“Do not leave food or rice on your plate. Otherwise, every remaining piece of it will be moles or pockmarks on your future spouse’s face” – a traditional Chinese superstition passed down for generations. This tactic has helped to cultivate the habit of not wasting food from young. However, this folklore does not seem to work anymore. As Singapore’s population grows, so has the amount of food wastage. People underestimate the consequence of not finishing their meals.

785, 500 tons of food disposal were reported in 2015. This equates to two bowls of food per day. Unfortunately, only 13% of the amount is recycled. Compared to 2009, there was a significant difference of 183,900 tons. The escalation in negligence of food management threatens the capacity of Singapore’s only remaining landfill – Semakau Landfill [1][2].

To counter the ever-growing obstacle, a campaign was launched by the National Environment Agency (NEA) in 2015. Traditional and digital media platforms showcased posters and educational videos to educate both public and households about food wastage. Besides satisfying hunger, individuals need to consider the aftermath of having excess food. To encourage food recycling habits, an online guide has been provided, as well as recipes and suggestions, on reusing leftover food for future meals.

The campaign included the collaboration with supermarkets such as Cold Storage, to display posters and table-top stickers at their stores. It aims to remind consumers to reduce food wastage. Taking things further, on-site food waste recycling systems were also implemented at two hawker centres3 – Ang Mo Kio Block 628 Market and Tiong Bahru Market. Up to 80% of the total waste can be reduced through this system if the trial is successful.

Similarly, Amara Hotel and a shopping mall at Tanjong Pagar have also implemented a centralized food waste recycling system4. This initiative resulted in more than 50% of Amara Hotel’s waste being recycled, saving the organization more than SG$50,000 annually after returns of investment.

Food spoilage and throwing away leftovers are some examples of food waste. Apart from consumers and households, supermarkets and businesses are also guilty. From farms to wet markets and supermarkets, cosmetic filtering is inevitable5. People want the best and anything below a certain perceived “standard” is discarded. Bruised fruits and vegetables are usually considered as not merchantable and subsequently dumped. Based on the Electrolux Ugly Food Survey (2016), 83% of Singaporeans disclosed that they would only purchase fruits and vegetables that looked fresh. Further insights from the study revealed that one in four individuals would never consume bruised fruits and vegetables.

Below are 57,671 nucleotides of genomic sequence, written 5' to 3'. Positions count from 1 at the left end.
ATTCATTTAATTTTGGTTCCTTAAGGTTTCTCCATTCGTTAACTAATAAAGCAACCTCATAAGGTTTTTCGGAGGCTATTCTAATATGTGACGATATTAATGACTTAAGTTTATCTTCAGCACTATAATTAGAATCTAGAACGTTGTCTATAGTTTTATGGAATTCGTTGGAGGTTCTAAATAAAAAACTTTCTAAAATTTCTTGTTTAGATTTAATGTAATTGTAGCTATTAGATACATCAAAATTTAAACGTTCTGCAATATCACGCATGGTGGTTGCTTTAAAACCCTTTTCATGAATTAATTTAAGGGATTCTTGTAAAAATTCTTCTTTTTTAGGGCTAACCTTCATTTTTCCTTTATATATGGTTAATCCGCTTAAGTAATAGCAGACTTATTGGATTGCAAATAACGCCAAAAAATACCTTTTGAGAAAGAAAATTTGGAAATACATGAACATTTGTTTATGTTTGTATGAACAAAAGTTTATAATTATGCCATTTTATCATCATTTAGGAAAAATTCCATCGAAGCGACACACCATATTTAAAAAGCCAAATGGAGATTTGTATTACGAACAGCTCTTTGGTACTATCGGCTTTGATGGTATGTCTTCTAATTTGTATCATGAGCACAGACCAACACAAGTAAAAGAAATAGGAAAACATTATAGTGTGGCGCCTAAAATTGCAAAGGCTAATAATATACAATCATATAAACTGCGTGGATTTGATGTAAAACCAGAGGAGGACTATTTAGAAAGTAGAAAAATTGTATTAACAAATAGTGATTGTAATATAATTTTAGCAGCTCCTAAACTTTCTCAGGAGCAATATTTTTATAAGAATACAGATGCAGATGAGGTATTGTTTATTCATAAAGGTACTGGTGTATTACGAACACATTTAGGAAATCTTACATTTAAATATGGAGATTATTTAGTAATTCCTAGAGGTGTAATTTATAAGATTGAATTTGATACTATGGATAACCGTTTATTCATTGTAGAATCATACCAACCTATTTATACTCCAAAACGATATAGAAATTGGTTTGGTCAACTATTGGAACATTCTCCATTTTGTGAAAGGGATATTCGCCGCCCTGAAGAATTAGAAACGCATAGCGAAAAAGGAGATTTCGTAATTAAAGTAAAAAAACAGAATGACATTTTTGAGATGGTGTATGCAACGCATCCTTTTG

In the food and beverage industry, employees who lack training tend to mishandle food. It is a recurring phenomenon that occurs everywhere, especially in buffet restaurants. Offering an ‘all-you-can-eat’ concept, chefs must prepare more to cater to customers. On average, 20% of cooked food is generally wasted daily, as it is considered an embarrassment to pack leftovers home.

According to a survey done by National Environment Agency, people tend to purchase more than what they consume. Out of ten respondents, eight mentioned that they would scale back in spending on food to save money. Six in ten commented that gaining knowledge on meal planning and food inventory management will lessen the need to throw food unnecessarily.

Habits of individuals in society play a crucial role. As mentioned by Minister for Environment and Water Resources, Masagos Zulkifli, Singaporeans need to implement the 3Rs – Reduce, Reuse and Recycle, on food waste. Mr. Ronnie Tay, Chief Executive Officer of National Environment Agency, also highlighted that their efforts are only a means to an end, where the end is when people quit wasting food.

Cultivating such a habit is beneficial in the long run. Acknowledging the possibility of an upsurge in food imports, individuals will be spending more if they are not capable of saving and recycling food. Controlling food wastage also has a certain impact on Singapore’s economy and food security6. Besides showing that Singapore uses resources efficiently, it helps to keep the demand and price of food in check.

If individuals manage their food inventory properly, it is possible that the nation’s spending on food import, Semakau Landfill or even the facial complexion of our future spouses may be salvaged.

1Boh, S. (2015). NEA to launch campaign to reduce food waste next week. [online] The Straits Times. Available at: http://www.straitstimes.com/singapore/nea-to-launch-campaign-to-reduce-food-waste-next-week

2Othman, L. (2016). Singapore needs to rethink food wastage: Masagos. [online] Channel NewsAsia. Available at: http://www.channelnewsasia.com/news/singapore/singapore-needs-to/2413008.html

3Nea.gov.sg. (2016). Two Hawker Centres To Trial On-Site Food Waste Recycling Systems. [online] Available at: http://www.nea.gov.sg/corporate-functions/newsroom/advisories/two-hawker-centres-to-trial-on-site-food-waste-recycling-systems

4Siong, O. (2016). Organisations look to reduce food waste with centralised recycling system. [online] Channel NewsAsia. Available at: http://www.channelnewsasia.com/news/singapore/organisations-look-to/2434432.html

5Savefoodcutwaste.com. (2016). Food Wastage in Singapore | Save Food Cut Waste. [online] Available at: http://www.savefoodcutwaste.com/food-waste/food-wastage-in-singapore/

6Muruganathan, K. (2016). Recycling food waste means less money down the drain. [online] MyPaper Online. Available at: http://mypaper.sg/opinion/recycling-food-waste-means-less-money-down-drain-20160215